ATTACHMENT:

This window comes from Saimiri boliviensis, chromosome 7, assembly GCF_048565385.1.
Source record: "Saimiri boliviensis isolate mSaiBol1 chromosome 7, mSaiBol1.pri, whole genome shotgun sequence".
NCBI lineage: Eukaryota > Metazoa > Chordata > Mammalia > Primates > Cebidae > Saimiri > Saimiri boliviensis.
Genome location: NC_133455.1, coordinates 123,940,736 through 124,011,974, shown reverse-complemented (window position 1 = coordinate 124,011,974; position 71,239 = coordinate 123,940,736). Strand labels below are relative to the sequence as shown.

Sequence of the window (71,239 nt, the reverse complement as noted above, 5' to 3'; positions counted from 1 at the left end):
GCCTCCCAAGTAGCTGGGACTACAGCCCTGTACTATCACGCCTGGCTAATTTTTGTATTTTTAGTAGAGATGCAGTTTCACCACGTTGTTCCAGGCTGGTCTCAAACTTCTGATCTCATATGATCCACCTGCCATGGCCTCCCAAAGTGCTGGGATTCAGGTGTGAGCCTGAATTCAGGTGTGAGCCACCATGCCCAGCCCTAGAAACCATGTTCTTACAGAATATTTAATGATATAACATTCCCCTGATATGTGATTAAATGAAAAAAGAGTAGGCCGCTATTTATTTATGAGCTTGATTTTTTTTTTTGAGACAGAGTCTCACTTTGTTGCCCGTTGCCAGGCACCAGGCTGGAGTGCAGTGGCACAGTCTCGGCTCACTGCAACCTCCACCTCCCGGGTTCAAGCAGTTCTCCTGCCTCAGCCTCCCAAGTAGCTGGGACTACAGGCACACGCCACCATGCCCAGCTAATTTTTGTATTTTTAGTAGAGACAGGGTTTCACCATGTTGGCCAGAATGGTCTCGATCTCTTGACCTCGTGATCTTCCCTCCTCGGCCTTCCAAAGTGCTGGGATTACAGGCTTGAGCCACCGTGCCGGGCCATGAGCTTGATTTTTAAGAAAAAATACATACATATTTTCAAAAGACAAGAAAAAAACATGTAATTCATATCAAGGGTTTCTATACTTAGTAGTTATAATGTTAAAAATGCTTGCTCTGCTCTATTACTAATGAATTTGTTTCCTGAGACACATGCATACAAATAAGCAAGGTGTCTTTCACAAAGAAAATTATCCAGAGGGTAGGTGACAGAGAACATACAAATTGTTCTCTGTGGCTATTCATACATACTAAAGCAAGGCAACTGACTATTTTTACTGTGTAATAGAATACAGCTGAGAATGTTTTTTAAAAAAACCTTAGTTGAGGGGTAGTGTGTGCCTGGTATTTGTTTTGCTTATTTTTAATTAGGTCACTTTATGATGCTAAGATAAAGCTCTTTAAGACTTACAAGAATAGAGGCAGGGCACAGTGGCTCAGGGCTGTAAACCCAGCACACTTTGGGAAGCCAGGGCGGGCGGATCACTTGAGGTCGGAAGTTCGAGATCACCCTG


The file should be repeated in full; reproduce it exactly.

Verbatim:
This window comes from Saimiri boliviensis, chromosome 7, assembly GCF_048565385.1.
Source record: "Saimiri boliviensis isolate mSaiBol1 chromosome 7, mSaiBol1.pri, whole genome shotgun sequence".
NCBI lineage: Eukaryota > Metazoa > Chordata > Mammalia > Primates > Cebidae > Saimiri > Saimiri boliviensis.
Genome location: NC_133455.1, coordinates 123,940,736 through 124,011,974, shown reverse-complemented (window position 1 = coordinate 124,011,974; position 71,239 = coordinate 123,940,736). Strand labels below are relative to the sequence as shown.

Sequence of the window (71,239 nt, the reverse complement as noted above, 5' to 3'; positions counted from 1 at the left end):
GCCTCCCAAGTAGCTGGGACTACAGCCCTGTACTATCACGCCTGGCTAATTTTTGTATTTTTAGTAGAGATGCAGTTTCACCACGTTGTTCCAGGCTGGTCTCAAACTTCTGATCTCATATGATCCACCTGCCATGGCCTCCCAAAGTGCTGGGATTCAGGTGTGAGCCTGAATTCAGGTGTGAGCCACCATGCCCAGCCCTAGAAACCATGTTCTTACAGAATATTTAATGATATAACATTCCCCTGATATGTGATTAAATGAAAAAAGAGTAGGCCGCTATTTATTTATGAGCTTGATTTTTTTTTTTGAGACAGAGTCTCACTTTGTTGCCCGTTGCCAGGCACCAGGCTGGAGTGCAGTGGCACAGTCTCGGCTCACTGCAACCTCCACCTCCCGGGTTCAAGCAGTTCTCCTGCCTCAGCCTCCCAAGTAGCTGGGACTACAGGCACACGCCACCATGCCCAGCTAATTTTTGTATTTTTAGTAGAGACAGGGTTTCACCATGTTGGCCAGAATGGTCTCGATCTCTTGACCTCGTGATCTTCCCTCCTCGGCCTTCCAAAGTGCTGGGATTACAGGCTTGAGCCACCGTGCCGGGCCATGAGCTTGATTTTTAAGAAAAAATACATACATATTTTCAAAAGACAAGAAAAAAACATGTAATTCATATCAAGGGTTTCTATACTTAGTAGTTATAATGTTAAAAATGCTTGCTCTGCTCTATTACTAATGAATTTGTTTCCTGAGACACATGCATACAAATAAGCAAGGTGTCTTTCACAAAGAAAATTATCCAGAGGGTAGGTGACAGAGAACATACAAATTGTTCTCTGTGGCTATTCATACATACTAAAGCAAGGCAACTGACTATTTTTACTGTGTAATAGAATACAGCTGAGAATGTTTTTTAAAAAAACCTTAGTTGAGGGGTAGTGTGTGCCTGGTATTTGTTTTGCTTATTTTTAATTAGGTCACTTTATGATGCTAAGATAAAGCTCTTTAAGACTTACAAGAATAGAGGCAGGGCACAGTGGCTCAGGGCTGTAAACCCAGCACACTTTGGGAAGCCAGGGCGGGCGGATCACTTGAGGTCGGAAGTTCGAGATCACCCTG